Earth is under constant threat by thousands of asteroids.
1. What is an asteroid?
Asteroids are metallic, rocky bodies without atmospheres that orbit the Sun but are too small to be classified as planets. Known as "minor planets," thousands of asteroids congregate in the so-called main asteroid belt: a vast, doughnut-shaped ring located between the orbits of Mars and Jupiter.
Many asteroids, however, are classified as Near Earth Objects, meaning their orbit brings them in close proximity with our planet. While most of these asteroids do not pose a threat to us, thousands of them do.
As our planet swings through the solar system, it is important for us to study the orbits of existing and newly discovered potentially hazardous asteroids, in order to predict future collisions and hopefully prevent them.
2. Asteroids are all around us
Currently, over 500,000 asteroids have been identified and cataloged in our Solar System, and new ones are being discovered all of the time.
As of April 09, 2014, 10,906 Near-Earth Objects (NEO) have been discovered. Of these asteroids,1,466 have been classified as Potentially Hazardous Asteroids (PHAs). The orbits of these asteroids may cross our orbit, potentially colliding with the Earth, with catastrophic results.
3. Earth is getting hit all the time!
Every day, the Earth is bombarded with more than 100 tons of dust and sand-size particles. Many of the incoming particles are so small that they are destroyed in the Earth's atmosphere before they reach the ground. These particles are often seen as meteors or shooting stars.
Recent sensor data has shown that 26 explosions more powerful than a kiloton of TNT have been detected on Earth since 2001, all of which are due to asteroid impacts. This suggests that asteroid impacts are not rare, and are in fact are 3-10 times more common than previously thought.
According to former astronaut Ed Lu, the fact that none of the asteroid impacts detected was detected in advance is proof that "the only thing preventing a catastrophe from a 'city-killer'-sized asteroid is blind luck."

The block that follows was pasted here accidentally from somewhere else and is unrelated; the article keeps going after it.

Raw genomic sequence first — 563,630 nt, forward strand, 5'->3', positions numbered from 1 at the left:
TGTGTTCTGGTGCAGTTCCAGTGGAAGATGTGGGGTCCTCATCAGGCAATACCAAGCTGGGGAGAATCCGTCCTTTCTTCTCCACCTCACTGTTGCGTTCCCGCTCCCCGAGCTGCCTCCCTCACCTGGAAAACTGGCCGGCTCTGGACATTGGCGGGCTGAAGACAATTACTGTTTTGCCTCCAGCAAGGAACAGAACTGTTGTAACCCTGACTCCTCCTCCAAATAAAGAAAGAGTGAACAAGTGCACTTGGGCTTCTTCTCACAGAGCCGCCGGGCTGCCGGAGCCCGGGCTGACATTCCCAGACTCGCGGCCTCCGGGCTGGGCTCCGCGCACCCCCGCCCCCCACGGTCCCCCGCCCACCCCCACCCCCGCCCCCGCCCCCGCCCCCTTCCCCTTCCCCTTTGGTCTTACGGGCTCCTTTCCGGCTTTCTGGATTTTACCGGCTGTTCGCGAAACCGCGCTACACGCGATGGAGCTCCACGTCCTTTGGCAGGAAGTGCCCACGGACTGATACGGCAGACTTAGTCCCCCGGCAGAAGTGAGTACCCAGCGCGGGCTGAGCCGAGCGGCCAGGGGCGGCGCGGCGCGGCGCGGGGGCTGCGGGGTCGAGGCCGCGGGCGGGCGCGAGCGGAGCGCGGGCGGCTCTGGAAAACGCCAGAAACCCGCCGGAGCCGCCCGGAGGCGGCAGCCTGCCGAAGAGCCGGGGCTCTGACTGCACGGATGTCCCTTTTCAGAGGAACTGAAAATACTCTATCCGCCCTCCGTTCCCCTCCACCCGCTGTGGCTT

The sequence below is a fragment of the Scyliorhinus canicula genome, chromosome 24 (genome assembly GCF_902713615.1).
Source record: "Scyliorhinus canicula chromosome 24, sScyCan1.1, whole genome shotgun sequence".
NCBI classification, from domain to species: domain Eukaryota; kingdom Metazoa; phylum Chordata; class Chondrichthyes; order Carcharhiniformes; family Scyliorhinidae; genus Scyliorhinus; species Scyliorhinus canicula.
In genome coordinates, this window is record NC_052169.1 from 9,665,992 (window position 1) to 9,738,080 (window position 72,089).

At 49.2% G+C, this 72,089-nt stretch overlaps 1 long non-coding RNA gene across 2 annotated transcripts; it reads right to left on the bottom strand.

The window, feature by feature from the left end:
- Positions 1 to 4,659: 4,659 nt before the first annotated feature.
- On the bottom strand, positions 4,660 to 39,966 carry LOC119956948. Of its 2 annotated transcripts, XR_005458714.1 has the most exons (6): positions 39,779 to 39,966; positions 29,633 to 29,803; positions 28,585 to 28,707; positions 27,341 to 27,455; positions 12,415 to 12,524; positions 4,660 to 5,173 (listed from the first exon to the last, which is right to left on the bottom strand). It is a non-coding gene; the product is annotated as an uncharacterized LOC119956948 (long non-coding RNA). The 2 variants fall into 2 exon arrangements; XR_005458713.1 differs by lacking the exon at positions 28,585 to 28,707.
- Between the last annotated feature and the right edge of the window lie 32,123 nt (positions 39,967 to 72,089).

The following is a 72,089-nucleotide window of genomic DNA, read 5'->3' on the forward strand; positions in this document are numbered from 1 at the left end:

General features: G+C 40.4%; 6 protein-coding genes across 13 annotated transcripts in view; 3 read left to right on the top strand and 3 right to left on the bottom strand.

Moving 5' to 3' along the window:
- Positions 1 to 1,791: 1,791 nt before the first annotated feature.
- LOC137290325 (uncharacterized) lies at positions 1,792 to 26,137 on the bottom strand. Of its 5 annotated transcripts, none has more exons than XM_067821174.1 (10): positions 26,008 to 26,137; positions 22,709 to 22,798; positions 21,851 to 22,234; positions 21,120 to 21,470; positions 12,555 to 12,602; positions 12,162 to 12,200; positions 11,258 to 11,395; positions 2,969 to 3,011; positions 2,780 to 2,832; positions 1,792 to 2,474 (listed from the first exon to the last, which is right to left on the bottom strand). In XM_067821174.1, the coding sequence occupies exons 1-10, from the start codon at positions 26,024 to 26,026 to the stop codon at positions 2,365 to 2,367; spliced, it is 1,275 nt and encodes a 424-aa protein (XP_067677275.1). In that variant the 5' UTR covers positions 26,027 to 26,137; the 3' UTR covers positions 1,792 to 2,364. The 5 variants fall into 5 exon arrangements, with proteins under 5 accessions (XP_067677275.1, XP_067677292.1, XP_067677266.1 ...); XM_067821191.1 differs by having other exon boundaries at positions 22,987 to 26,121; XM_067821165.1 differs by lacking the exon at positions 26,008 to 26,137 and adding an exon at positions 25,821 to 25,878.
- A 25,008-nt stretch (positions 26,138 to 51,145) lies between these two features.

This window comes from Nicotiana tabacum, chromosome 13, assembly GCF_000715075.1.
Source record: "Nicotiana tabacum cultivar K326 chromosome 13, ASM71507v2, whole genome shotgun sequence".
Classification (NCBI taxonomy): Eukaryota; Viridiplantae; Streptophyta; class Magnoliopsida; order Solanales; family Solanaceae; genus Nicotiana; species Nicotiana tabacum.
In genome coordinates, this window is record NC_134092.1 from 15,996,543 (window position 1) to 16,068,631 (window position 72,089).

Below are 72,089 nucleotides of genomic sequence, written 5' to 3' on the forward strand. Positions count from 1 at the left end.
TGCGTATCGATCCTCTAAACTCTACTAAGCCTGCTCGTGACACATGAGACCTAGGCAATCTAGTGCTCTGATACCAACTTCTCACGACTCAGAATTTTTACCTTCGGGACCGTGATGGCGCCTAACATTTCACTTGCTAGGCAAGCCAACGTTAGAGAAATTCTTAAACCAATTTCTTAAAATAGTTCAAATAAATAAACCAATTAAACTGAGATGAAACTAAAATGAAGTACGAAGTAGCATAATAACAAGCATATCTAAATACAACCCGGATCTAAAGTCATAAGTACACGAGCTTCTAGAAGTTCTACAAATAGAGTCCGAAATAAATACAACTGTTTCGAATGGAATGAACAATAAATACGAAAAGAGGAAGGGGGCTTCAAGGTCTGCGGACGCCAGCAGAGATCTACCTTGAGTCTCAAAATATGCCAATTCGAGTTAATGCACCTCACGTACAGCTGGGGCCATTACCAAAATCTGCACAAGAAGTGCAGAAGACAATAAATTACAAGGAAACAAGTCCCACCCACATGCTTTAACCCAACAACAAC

4. Past impacts have changed the Earth (not done)
Throughout the history of our planet, asteroid collisions have played a large part in shaping our geology, and may be responsible for global extinctions.
When large impacts occur, a crater is formed. Because of the dynamic geological nature of the Earth's surface, many craters are covered by forests or eroded by wind and rain. Despite this erosion, satellite imaging has identified craters left by past impacts.
5. It's only a matter of time (not done)
Of the cataloged potentially hazardous asteroids, those listed above will be approaching Earth this month. While the chances are small, a collision is still possible. In order to determine how much of a threat these asteroids pose, more research is needed.
6. What can you do? (not done)
Numerous government and private organizations are working to detect and catalog existing and new asteroids all the time, but the general public remains unaware of the threat of large asteroid impacts. By increasing public awareness, we hope to garner support for these projects, and help people understand how important it is.
If you are concerned about the potential threat of asteroid impact, and would like to do your part to address the risk, here are some actions you can take:
(insert list of organizational efforts, and actions that the average person can take to draw attention to the issue)